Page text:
Behaviour Change

PROPAGANDA FOR CHANGE is a project created by the students of Behaviour Change (ps359) and Professor Thomas Hills @thomhills at the Psychology Department of the University of Warwick. This work was supported by funding from Warwick's Institute for Advanced Teaching and Learning.

Wednesday, March 21, 2018

Cookie Cons

We are all familiar with Internet cookies. Recall when you’ve been browsing on retail websites, potentially unsure of whether to make a purchase, so you leave the web page - only to spot the item you were just looking at advertised at the side of a different website later on.

The term ‘cookies’ refers to how websites can store information about your Internet browsing habits, such as what links you click on and how long you spend on each page. This information can be used to tailor advertisements to what you’ve previously shown an interest in. After criticism of ‘spray and pray’ approaches to marketing (over-advertising without targeting – the ad is seen popping up everywhere!) it is not surprising that brands want to utilise Internet cookies to tailor their advertisements to individual users.

It’s easier to understand how the use of cookies for Internet ads may have worked when they were relatively new. If cookies remained a secret, seeing them could make superstitious consumers believe “it’s a sign”, or even simply remind less superstitious consumers to make that purchase they were considering making earlier. However, there’s more behind why this data collection can be a successful tool for Internet advertisement. One theory that could explain the effectiveness of cookie ads is the availability heuristic to decision-making, which was first suggested by Tversky and Kahneman (1983). This heuristic is typically understood to lead to errors either through the underestimation or overestimation of risk. However, by definition the availability heuristic arises through the increased ease of retrieval of certain information. Internet cookies could be successful because they allow their brand to be brought to mind easier when a consumer thinks about buying that particular item in the future. Tversky and Kahneman’s research suggest that the ease with which a particular concept comes to mind is related to how much value an individual associated with that concept, or in this case, brand.

A different example of how cookies have been used as a sneaky marketing tool to increase profits comes from reports that airlines or hotel websites have used cookies to manipulate their prices, depending on whether customers have previously visited that site or not. For example, if you view a particular hotel and return to the website later, the price will have increased since the last time the hotel was viewed. However, after wiping your Internet history and cookie data from your browser, the price drops back down to what it was originally.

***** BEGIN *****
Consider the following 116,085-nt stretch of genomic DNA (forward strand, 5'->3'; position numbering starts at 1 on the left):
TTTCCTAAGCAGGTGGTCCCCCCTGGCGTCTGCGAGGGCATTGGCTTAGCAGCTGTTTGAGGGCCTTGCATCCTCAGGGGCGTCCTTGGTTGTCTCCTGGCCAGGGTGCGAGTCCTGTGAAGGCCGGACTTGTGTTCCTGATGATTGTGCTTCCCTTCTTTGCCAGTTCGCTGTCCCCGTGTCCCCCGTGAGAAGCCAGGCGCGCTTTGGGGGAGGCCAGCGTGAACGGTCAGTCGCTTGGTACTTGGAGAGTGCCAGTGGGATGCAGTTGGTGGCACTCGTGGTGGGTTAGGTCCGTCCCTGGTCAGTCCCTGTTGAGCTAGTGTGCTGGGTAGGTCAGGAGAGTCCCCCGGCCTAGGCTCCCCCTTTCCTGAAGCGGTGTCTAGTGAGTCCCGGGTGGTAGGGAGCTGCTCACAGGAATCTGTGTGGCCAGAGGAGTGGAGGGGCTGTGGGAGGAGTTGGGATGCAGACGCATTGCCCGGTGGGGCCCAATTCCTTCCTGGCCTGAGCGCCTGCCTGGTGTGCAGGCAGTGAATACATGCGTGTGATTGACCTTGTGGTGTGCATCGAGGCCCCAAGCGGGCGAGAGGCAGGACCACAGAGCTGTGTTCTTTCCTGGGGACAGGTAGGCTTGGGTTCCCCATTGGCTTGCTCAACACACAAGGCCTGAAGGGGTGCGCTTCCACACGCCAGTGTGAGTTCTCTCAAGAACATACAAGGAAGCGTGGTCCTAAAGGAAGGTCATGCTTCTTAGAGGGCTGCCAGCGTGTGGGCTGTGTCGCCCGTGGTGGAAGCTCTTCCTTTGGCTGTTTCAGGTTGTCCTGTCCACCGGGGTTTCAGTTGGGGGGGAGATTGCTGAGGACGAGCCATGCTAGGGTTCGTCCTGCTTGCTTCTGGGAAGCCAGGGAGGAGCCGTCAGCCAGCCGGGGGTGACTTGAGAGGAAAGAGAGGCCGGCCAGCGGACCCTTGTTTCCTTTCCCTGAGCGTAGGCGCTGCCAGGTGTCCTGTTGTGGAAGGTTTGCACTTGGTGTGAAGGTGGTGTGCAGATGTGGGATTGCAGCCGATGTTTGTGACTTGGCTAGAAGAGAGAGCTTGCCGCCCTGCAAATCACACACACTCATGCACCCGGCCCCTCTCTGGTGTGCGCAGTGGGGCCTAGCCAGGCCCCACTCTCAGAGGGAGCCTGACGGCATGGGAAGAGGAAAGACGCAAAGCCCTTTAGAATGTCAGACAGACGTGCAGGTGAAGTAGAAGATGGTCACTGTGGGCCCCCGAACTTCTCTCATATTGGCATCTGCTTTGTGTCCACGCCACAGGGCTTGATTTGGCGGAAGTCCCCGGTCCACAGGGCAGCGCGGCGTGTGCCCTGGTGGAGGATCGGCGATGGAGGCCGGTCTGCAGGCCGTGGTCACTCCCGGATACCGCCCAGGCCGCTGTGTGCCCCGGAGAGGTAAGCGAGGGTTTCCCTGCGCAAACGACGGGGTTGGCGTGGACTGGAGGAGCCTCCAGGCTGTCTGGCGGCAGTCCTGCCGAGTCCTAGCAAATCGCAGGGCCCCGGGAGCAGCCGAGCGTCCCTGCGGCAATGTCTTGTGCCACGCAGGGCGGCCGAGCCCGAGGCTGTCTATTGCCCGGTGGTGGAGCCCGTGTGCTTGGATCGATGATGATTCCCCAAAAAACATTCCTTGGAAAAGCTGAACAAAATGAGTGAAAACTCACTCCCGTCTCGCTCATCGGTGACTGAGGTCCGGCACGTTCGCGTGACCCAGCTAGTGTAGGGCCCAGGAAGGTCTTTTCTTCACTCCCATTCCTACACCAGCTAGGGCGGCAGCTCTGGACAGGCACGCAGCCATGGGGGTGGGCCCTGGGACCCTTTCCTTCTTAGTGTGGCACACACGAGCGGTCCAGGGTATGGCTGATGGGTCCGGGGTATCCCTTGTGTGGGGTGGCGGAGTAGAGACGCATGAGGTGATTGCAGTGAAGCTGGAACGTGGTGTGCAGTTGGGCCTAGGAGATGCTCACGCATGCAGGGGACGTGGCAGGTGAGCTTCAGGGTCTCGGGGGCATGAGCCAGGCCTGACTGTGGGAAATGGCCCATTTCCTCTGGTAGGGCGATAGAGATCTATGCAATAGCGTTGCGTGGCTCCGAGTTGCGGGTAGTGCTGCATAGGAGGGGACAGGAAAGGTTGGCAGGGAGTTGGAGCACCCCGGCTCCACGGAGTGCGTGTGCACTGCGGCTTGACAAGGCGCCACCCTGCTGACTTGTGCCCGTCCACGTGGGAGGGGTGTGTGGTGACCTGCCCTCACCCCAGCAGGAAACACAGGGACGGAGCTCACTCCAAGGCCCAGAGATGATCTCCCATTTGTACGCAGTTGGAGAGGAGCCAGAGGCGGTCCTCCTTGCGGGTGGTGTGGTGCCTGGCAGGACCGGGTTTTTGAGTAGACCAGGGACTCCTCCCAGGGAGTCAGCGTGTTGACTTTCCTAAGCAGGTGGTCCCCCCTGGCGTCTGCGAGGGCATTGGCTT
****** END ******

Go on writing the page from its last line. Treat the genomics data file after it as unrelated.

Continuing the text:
This could be an illustration of manipulating behaviour via commitment. If someone has already committed to the idea of booking a hotel, but returns to the site to find the price has increased, their sense of commitment is likely to encourage them to comply with the higher price. This is much like the sales strategy of low-balling, when customers commit to something while they think they are getting a good deal, but when they’re told it’s actually not that cheap, they still make the purchase because they are already committed to it. The low-balling technique has been shown to be more successful than simply selling for the advertised price, as shown in three experiments by Cialdini et al. (1978). In addition, this so-called ‘cookie con’ creates a time pressure in the mind of the customer, which can lead to the belief that a purchase must be made before the price increases any further. In fact, research suggests that time pressure increases the effectiveness of retail promotions (Aggarwal & Vaidyanathan, 2003).

More recently, laws have been introduced to restrict the use of cookies for online ads. You will even notice a request for permission to use cookies at the top of this blog! Despite these legal restrictions, it is interesting to observe how older sales techniques such as low-balling have still been employed with more modern marketing methods as technology has evolved.


Aggarwal, P., & Vaidyanathan, R. (2003). Use it or lose it: purchase acceleration effects of time‐limited promotions. Journal of Consumer Behaviour2(4), 393-403.

Cialdini, R. B., Cacioppo, J. T., Bassett, R., & Miller, J. A. (1978). Low-ball procedure for producing compliance: commitment then cost. Journal of personality and Social Psychology36(5), 463.

Tversky, A., & Kahneman, D. (1973). Availability: A heuristic for judging frequency and probability. Cognitive psychology5(2), 207-232.

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